Sunday, January 02, 2005

2004 Favourites

Given the tragic events in this part of the world I hesitated before posting this review of personal favourites from the old year. But the list was compiled a little while ago and I thought it should get an airing.

Favourite CD
Keith Jarrett, Gary Peacock and Jack DeJohnette, The Out-Of-Towners (2004). The estimable piano trio at the top of their form. The new album mixes standards with Jarrett originals, and the concluding track "It's All In The Game" is simply delicious.

Favourite Gig
Jun Cadiz Trio at Silungan, Manila. I missed 2004's North Sea Jazz Festival for the first time in a while and Kuala Lumpur is not exactly a hotbed of live jazz. So this is a very personal choice - a tribute to the infectious musicianship of three stalwarts of the lively Philippine jazz scene performing in a favourite venue.

Favourite Theatre Performance
"Ramakian" at the Joe Louis Puppet Theatre, Bangkok. An enthralling performance by puppeteers of a Thai version of the Indian epic, Ramayana, full of stunning choreography and witty characterisation.

Favourite Exhibition
"Picasso: War And Peace" at the Museu Picasso, Barcelona. A magnificent tribute to Picasso's lifelong engagement with the horrors of war. The centrepiece was a room devoted to the making of Guernica. But Picasso's paintings from the second world war are equally moving.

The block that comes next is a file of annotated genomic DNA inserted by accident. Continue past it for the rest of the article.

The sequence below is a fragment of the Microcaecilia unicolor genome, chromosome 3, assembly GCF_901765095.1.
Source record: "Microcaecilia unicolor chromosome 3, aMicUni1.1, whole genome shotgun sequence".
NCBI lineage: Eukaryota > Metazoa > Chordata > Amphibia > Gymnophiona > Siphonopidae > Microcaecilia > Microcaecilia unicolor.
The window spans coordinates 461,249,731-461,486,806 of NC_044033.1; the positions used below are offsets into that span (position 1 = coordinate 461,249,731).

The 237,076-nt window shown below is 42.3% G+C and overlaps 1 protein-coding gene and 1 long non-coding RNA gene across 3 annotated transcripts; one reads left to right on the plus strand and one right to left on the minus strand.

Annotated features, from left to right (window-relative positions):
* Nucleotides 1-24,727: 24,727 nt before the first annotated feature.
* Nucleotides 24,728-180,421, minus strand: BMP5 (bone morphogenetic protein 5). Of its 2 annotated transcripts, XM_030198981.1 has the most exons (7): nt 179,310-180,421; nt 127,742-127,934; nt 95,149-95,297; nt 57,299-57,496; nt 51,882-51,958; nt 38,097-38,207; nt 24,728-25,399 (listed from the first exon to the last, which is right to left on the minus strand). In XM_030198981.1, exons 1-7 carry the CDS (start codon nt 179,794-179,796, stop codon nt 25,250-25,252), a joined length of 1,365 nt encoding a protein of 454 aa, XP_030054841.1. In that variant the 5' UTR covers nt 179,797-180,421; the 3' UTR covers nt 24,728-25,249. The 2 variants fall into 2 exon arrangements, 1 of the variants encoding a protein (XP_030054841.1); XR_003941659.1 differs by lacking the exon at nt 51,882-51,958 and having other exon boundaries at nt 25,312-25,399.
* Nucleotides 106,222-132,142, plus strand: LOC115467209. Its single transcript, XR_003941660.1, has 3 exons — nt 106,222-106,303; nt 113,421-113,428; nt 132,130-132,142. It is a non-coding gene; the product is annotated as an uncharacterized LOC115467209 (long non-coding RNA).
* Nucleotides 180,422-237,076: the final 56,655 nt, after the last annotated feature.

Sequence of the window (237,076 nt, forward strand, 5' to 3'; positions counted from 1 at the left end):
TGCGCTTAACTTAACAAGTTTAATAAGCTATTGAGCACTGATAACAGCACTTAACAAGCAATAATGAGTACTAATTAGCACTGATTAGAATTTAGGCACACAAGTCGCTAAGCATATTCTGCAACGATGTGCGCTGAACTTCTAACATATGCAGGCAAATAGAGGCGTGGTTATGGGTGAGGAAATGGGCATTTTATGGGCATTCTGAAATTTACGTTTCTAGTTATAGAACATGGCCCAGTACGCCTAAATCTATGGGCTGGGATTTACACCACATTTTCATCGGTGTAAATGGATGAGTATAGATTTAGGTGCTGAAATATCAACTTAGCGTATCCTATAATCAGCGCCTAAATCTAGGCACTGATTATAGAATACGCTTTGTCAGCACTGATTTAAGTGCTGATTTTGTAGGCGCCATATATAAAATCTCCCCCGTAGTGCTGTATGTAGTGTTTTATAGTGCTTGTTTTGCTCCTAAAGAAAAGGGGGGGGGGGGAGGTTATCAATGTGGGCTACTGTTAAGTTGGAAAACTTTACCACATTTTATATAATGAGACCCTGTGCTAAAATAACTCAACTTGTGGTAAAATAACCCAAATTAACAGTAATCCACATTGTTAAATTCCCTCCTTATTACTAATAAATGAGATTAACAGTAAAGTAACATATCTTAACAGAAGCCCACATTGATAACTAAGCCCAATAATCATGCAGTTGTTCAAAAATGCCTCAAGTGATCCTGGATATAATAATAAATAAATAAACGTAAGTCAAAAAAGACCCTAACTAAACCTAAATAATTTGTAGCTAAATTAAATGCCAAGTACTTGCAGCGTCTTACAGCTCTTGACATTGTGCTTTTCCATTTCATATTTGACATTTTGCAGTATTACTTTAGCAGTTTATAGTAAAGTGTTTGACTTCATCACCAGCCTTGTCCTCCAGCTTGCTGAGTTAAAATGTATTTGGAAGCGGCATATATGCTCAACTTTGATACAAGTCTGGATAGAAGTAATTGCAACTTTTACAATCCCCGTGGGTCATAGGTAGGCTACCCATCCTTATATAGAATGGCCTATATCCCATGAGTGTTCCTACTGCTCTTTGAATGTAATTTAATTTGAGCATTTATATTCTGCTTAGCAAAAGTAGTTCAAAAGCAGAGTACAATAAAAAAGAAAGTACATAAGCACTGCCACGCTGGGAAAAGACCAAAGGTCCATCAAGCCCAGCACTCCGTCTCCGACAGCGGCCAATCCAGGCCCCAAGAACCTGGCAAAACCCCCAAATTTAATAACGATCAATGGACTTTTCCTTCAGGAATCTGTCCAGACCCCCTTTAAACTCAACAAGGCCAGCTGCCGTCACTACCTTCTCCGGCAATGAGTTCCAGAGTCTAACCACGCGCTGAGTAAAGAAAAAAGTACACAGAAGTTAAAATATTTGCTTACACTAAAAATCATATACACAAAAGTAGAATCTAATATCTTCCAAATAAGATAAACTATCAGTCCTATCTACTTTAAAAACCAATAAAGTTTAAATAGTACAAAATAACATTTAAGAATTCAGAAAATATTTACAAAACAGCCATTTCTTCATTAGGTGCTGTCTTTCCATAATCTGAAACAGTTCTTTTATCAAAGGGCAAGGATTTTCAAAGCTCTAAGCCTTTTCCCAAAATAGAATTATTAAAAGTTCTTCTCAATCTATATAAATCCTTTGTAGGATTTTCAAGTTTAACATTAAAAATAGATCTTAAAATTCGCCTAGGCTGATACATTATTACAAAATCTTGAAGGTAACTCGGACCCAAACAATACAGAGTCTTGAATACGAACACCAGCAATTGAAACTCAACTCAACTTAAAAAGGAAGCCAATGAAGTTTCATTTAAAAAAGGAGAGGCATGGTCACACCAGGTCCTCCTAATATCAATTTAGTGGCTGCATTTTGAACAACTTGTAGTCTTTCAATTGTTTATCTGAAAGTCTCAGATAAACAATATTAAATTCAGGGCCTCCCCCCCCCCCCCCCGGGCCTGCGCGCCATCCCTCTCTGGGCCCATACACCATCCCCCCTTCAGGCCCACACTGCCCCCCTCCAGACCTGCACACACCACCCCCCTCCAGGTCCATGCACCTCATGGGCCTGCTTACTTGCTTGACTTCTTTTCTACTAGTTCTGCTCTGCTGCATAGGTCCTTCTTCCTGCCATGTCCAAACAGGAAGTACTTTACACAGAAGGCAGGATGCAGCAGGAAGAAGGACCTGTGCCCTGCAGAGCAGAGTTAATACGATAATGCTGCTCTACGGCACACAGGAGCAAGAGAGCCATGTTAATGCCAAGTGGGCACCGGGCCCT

Favourite Museum
Museum Of Musical Instruments, Brussels. Housed in one of Brussels's lovely art deco buildings this unqiue museum not only exhibits musical instruments from round the world but also allows visitors to listen to hundreds of musical extracts through infra-red headphones. Great view from the roof cafe.

Favourite Film
I saw a lot of films this year but none was better than the re-issue of Gillo Pontecorvo's The Battle Of Algiers (1965). Both in terms of cinematic technique and language, as well as the moral questions he poses about war and resistance, nothing has surpassed Pontecorvo's unalloyed masterpiece.

Favourite Novels
A year of re-reading as well as catching up. In the first category there was William Faulkner's As I Lay Dying. No other modernist work better captures the tensions between isolation (the interior monologues of each of the characters) and mutual identity. I also read each of Philip Roth's masterful trilogy of American history, life and politics - the so-called Zuckerman books. I most enjoyed American Pastoral (1998), his epic account of the inter-generational clash spawned by the political turbulence of the late 1960s and 1970s. This is how Roth himself puts it: "
History is a very sudden thing ... I'm talking about the historical fire at the centre and how the smoke from that fire reaches into your house".

Favourite Poetry
Electric Light by Seamus Heaney (2002). Another great collection from a poet at the height of his powers - it
uses images of air, light and water and reflects of how different elements meet or mingle or come into conflict. Heaney has written on the making of the collection here.

Favourite Non-Fiction
After a break I went back to reading Southeast Asian history. There was nothing better than Victor Lieberman's Strange Parallels: Southeast Asia in Global Context, c. 800-1830 (2003). It's a really fascinating and original study of the longue dur
ée Eurasian connections which should set the terms of historiographical debate for the next decade. A second volume is promised.


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